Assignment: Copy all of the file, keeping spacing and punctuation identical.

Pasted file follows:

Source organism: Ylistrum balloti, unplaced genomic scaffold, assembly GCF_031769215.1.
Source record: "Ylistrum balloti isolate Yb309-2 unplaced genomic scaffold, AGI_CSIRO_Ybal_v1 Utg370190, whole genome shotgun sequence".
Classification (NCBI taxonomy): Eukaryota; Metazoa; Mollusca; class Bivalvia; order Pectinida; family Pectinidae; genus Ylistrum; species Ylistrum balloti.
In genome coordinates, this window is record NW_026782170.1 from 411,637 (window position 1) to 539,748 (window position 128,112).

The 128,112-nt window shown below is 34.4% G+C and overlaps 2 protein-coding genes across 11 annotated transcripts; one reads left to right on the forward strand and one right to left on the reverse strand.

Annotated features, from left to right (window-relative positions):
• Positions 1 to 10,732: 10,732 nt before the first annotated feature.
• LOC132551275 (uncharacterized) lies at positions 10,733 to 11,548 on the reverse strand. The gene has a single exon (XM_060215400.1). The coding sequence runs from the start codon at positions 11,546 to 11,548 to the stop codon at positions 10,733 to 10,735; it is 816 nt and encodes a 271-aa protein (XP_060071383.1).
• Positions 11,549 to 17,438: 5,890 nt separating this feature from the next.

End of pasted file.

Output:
Source organism: Ylistrum balloti, unplaced genomic scaffold, assembly GCF_031769215.1.
Source record: "Ylistrum balloti isolate Yb309-2 unplaced genomic scaffold, AGI_CSIRO_Ybal_v1 Utg370190, whole genome shotgun sequence".
Classification (NCBI taxonomy): Eukaryota; Metazoa; Mollusca; class Bivalvia; order Pectinida; family Pectinidae; genus Ylistrum; species Ylistrum balloti.
In genome coordinates, this window is record NW_026782170.1 from 411,637 (window position 1) to 539,748 (window position 128,112).

The 128,112-nt window shown below is 34.4% G+C and overlaps 2 protein-coding genes across 11 annotated transcripts; one reads left to right on the forward strand and one right to left on the reverse strand.

Annotated features, from left to right (window-relative positions):
• Positions 1 to 10,732: 10,732 nt before the first annotated feature.
• LOC132551275 (uncharacterized) lies at positions 10,733 to 11,548 on the reverse strand. The gene has a single exon (XM_060215400.1). The coding sequence runs from the start codon at positions 11,546 to 11,548 to the stop codon at positions 10,733 to 10,735; it is 816 nt and encodes a 271-aa protein (XP_060071383.1).
• Positions 11,549 to 17,438: 5,890 nt separating this feature from the next.